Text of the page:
It has long been a concern of mine the amount of anger on the internet and the corrosive effect of trolling. I am particularly concerned with the effect of trolling on the young people I work with. A major concern for young people is to create an online identity, which makes them particularly vulnerable to trolling – as ridicule, jealousy and betrayal create wounds that are not easy to heal. The unique environment of the internet creates ‘collapsed contexts’ i.e. the audience is unlimited, and potentially world wide, unlike the normal fixed context of a face to face conversation with a friend or a group of friends. One aspect of the unlimited context is that when someone is bullied on line or humiliated they start imagining that all of their friends and family have witnessed this (whereas usually a handful of people might have read the comments) . This then leads to a toxic spiral downwards and self harming or the occasional tragic suicides, that seem to be linked to sites such as ask.fm.
We are building a community on-line and it us up to us what type of community we are building. Certain people have a lot more power and influence than others – Zuckerberg (Facebook), Schmidt (Google) etc. With that power comes responsibility and their is little evidence of them taking this seriously. Have you noticed how on certain sites, You Tube, Facebook you just expect to see angry and nasty comments whereas on other sites e.g, Flickr – the tone of the comments is much more positive? I think a link can be made here to the famous ‘broken window’ theory in criminology. This explanation comes from the original 1982 article in Atlantic Monthly – Consider a building with a few broken windows. If the windows are not repaired, the tendency is for vandals to break a few more windows. Eventually, they may even break into the building, and if it’s unoccupied, perhaps become squatters or light fires inside.Or consider a pavement. Some litter accumulates. Soon, more litter accumulates. Eventually, people even start leaving bags of refuse from take-out restaurants there or even break into cars.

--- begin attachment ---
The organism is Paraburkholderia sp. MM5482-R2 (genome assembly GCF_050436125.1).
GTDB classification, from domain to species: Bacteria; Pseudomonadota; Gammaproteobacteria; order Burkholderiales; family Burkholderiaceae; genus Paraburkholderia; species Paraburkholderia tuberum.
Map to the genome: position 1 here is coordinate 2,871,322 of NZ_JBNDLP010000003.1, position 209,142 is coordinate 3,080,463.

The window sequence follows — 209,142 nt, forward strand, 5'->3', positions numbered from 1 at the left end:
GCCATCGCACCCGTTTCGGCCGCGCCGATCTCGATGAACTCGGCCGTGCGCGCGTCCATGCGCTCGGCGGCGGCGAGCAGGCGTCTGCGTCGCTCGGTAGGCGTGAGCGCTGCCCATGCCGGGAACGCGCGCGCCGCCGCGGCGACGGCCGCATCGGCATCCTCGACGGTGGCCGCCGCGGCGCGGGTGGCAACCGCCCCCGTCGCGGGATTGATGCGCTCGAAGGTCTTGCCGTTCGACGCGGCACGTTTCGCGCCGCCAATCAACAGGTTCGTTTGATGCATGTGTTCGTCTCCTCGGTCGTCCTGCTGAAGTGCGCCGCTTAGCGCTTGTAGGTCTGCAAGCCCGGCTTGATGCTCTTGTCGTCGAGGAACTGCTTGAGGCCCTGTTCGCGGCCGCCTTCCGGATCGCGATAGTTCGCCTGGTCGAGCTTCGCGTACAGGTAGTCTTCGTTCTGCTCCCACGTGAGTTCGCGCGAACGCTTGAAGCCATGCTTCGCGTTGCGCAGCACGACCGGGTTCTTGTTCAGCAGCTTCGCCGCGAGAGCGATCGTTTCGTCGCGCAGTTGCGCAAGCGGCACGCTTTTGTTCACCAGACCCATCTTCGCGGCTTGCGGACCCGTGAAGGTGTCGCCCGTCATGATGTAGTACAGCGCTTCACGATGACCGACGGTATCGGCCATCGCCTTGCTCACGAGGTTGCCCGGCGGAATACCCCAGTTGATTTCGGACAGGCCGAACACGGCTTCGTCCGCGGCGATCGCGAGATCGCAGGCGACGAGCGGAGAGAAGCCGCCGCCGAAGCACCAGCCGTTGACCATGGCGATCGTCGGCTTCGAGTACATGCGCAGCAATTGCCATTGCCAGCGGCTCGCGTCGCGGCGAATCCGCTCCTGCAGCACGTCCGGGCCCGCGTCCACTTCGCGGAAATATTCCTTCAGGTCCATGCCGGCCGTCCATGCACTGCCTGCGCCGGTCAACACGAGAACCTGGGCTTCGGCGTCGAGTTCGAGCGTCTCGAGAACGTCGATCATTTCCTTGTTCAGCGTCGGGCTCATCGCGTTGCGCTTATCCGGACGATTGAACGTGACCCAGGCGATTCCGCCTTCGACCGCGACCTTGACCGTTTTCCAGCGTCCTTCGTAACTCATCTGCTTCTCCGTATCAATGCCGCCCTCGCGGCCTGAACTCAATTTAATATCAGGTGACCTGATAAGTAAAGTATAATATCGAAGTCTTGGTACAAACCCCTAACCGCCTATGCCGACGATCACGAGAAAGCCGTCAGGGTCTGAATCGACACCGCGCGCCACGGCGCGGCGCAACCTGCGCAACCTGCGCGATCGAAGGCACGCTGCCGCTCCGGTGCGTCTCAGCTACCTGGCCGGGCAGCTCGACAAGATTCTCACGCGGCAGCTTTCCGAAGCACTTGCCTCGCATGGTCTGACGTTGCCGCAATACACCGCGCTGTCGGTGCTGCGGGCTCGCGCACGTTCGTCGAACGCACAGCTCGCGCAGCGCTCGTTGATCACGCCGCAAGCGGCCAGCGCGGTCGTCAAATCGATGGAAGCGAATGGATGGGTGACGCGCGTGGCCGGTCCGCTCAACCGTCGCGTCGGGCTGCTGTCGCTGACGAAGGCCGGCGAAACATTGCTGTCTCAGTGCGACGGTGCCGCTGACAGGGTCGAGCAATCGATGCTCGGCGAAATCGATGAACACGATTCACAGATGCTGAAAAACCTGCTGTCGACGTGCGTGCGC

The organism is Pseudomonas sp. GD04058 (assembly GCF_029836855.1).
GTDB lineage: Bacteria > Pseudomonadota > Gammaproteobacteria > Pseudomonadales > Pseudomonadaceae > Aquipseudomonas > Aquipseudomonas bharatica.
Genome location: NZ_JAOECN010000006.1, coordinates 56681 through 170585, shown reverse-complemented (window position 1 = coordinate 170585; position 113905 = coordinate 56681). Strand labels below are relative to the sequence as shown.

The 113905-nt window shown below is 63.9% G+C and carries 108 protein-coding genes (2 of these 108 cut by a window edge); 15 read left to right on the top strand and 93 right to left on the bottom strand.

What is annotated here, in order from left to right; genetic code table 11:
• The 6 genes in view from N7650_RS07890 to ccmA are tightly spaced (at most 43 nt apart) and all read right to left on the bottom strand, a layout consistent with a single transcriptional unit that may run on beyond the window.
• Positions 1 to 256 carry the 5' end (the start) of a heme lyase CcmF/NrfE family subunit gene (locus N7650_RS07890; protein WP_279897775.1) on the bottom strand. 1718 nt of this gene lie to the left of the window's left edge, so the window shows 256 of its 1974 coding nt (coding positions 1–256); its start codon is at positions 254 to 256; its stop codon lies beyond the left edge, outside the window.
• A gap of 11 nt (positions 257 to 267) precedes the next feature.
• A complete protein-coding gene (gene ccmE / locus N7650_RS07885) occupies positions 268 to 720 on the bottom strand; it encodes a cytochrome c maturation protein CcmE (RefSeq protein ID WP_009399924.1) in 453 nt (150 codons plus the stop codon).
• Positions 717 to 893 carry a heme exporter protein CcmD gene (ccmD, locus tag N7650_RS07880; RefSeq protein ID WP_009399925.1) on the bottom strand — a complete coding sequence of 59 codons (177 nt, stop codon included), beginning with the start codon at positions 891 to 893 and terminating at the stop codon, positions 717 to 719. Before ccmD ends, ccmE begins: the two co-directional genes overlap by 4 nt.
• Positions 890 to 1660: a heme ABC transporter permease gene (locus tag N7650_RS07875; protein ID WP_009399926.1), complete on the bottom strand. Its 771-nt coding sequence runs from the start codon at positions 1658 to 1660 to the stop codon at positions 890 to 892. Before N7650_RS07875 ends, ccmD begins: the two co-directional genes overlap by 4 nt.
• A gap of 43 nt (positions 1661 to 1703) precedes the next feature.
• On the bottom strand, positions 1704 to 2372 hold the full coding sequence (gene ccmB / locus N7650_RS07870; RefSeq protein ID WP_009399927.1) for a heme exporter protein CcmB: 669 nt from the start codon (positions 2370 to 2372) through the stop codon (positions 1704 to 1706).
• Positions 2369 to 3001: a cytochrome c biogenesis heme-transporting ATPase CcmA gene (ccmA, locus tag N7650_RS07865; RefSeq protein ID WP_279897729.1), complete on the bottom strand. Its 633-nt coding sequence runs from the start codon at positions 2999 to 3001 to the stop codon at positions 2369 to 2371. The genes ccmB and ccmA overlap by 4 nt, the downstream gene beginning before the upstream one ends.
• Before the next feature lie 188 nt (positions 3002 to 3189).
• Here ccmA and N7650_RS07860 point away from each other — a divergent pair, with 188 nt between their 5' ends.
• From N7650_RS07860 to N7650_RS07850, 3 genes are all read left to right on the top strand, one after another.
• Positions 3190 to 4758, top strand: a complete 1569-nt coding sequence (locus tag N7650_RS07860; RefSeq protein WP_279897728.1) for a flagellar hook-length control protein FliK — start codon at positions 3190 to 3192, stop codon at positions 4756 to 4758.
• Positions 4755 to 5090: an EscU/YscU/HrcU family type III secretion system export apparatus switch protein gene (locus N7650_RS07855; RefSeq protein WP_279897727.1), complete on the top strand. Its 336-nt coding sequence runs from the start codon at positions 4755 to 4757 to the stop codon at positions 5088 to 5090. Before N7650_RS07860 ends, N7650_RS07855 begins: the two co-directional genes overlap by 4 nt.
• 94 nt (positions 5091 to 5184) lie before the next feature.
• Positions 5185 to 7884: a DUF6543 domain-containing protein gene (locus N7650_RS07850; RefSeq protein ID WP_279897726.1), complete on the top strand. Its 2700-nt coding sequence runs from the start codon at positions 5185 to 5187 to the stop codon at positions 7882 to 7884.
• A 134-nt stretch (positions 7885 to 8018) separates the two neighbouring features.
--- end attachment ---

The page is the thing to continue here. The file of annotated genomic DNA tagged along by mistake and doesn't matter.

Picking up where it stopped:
The point is that further petty crime and low-level anti-social behaviour will be deterred if you fix the windows and clean the litter, and that major crime will be prevented as a result. On Facebook and You Tube therefore there are many broken windows, which means that trolls feel very happy to go in and send offensive messages. However on Flickr and other places informal social controls can be an effective strategy to reduce unruly behaviour. Effective moderating and community watchmen can change the feel of a website and its comment threads. Perhaps more political pressure needs to be put on Google (who own YouTube) and Facebook to start taking responsibility.